“It is becoming more apparent to market participants that the amount of Fed tightening so far has not been enough to cool the economy and reduce inflation,” said Charlie Ripley, senior investment strategist at Allianz Investment Management in Minneapolis, Minnesota.

Fed Chairman Jerome Powell reiterated last week that the central bank was “strongly committed” to fighting inflation. The Fed raised its policy rate twice by three-quarters of a percentage point, in June and July. Since March, it has raised that rate from near zero to its current range of 2.25% to 2.50%.

Some of the price pressures are coming from the labor market, where the Fed is trying to curb demand for workers.

Data from last week showed first-time jobless claims were at a three-month low. Job growth was strong in August and there were two job openings for every one unemployed on the last day of July.

That supports strong wage gains, contributing to higher prices for services and keeping core inflation elevated.

Excluding volatile food and energy components, the CPI rose 0.6% in August after advancing 0.3% in July. Economists had forecast the so-called core CPI to rise 0.3%.

Owners’ equivalent rent, a measure of how much owners would pay to rent or earn to rent their property, rose 0.7%. It jumped 6.3% year-on-year, the biggest increase since April 1986. Rents are sticky and represent a significant part of the CPI basket, meaning inflation will remain elevated for some time.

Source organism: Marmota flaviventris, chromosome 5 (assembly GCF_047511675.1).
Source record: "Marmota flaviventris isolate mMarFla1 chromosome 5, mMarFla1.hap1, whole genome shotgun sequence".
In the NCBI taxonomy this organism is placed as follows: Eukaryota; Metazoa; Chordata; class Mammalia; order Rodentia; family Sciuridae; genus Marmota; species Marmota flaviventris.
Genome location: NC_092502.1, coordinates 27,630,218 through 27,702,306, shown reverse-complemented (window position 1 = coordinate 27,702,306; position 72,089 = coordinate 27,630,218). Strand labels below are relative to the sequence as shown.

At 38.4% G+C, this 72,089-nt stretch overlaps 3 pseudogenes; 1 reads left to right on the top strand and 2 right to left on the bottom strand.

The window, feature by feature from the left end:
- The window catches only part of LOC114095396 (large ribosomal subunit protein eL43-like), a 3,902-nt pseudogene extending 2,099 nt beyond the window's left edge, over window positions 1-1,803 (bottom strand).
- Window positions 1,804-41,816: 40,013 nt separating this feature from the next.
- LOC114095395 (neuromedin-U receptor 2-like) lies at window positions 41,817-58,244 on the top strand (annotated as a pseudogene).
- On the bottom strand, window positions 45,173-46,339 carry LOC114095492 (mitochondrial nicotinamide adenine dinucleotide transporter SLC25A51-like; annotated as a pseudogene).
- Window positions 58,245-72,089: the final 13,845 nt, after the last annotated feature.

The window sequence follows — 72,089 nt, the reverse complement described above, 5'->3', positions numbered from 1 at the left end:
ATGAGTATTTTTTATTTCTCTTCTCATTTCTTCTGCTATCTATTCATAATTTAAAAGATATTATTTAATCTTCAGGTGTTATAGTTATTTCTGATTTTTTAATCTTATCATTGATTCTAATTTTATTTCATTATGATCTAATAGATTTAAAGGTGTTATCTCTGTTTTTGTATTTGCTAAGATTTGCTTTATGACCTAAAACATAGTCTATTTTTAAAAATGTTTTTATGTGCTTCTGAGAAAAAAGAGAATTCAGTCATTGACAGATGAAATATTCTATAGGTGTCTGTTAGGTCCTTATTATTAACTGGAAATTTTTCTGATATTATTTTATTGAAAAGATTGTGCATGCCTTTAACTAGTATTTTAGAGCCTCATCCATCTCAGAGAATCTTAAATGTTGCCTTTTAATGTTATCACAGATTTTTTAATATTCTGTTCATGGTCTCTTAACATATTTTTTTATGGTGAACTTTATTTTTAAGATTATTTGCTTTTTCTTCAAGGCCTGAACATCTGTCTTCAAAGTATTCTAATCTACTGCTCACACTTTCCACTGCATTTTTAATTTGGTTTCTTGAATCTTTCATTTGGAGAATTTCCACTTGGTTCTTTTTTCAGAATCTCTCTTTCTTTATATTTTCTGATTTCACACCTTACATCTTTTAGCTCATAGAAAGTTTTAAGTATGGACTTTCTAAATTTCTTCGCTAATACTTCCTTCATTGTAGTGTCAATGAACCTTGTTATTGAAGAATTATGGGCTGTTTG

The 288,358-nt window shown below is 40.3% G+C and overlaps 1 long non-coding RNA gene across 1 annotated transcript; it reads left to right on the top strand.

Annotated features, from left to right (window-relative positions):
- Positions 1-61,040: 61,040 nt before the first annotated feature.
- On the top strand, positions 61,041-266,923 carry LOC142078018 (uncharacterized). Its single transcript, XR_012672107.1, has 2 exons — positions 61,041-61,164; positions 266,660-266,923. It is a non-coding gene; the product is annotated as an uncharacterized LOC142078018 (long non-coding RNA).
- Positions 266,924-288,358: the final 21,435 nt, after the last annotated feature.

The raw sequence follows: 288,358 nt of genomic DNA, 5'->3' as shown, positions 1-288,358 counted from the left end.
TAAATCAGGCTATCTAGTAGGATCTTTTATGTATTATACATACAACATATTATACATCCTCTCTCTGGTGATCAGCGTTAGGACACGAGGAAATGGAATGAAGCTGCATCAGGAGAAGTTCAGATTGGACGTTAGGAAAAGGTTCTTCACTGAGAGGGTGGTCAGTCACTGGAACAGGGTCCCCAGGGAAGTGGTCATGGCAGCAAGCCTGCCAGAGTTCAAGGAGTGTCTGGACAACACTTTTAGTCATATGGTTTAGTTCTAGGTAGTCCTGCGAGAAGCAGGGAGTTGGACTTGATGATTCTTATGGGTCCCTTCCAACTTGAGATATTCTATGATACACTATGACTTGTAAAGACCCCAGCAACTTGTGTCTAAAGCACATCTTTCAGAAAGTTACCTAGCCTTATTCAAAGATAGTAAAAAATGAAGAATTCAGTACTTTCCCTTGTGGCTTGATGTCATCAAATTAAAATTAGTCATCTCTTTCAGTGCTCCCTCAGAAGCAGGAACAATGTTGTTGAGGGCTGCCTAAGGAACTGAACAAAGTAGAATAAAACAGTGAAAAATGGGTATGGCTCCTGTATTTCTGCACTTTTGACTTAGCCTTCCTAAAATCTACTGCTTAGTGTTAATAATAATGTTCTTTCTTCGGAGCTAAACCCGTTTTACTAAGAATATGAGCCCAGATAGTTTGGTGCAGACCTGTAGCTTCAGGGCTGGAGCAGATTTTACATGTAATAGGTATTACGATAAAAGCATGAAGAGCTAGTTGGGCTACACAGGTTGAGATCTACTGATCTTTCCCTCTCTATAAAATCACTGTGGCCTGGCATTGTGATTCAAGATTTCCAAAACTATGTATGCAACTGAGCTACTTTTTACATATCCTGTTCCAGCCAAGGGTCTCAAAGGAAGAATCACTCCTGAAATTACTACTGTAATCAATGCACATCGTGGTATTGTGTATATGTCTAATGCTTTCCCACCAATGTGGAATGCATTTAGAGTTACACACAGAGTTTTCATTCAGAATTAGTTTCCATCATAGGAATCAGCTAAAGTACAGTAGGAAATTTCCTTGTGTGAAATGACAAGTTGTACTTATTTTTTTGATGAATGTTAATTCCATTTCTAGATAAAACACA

Higher mortgage rates and home prices are reducing affordability for many first-time buyers, increasing demand for rental housing. A potential strike by rail workers, which could shut down the US rail system and hamper the movement of goods as early as Friday, could add to the inflation fires.

“While private sector measures of rental growth suggest that the corresponding CPI categories may be close to peaking on a monthly basis, the slow-moving nature of primary rent and OER in the CPI data suggests that the housing will continue to provide a considerable boost to core inflation in the coming months,” said Sarah House, senior economist at Wells Fargo in Charlotte, North Carolina.

Core inflation was also driven by higher prices for furniture and home furnishings, as well as motor vehicle insurance and education. New motor vehicle prices increased by 0.8%. But there were declines in the costs of airfares, communications, and used cars and trucks. Hotel and motel room prices remained unchanged.

Health care costs increased 0.7%, prices for hospital services increased 0.7%, and prescription drugs increased 0.4%. In the 12 months to August, the core CPI rose 6.3% after rising 5.9% in July.

“Wages and housing costs will continue to be the main drivers of future inflation,” said Sung Won Sohn, professor of finance and economics at Loyola Marymount University in Los Angeles. “No significant respite in inflation is in sight.”

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Information from LucĂ­a Mutikani; Edited by Chizu Nomiyama and Andrea Ricci

Our standards: The Thomson Reuters Trust Principles.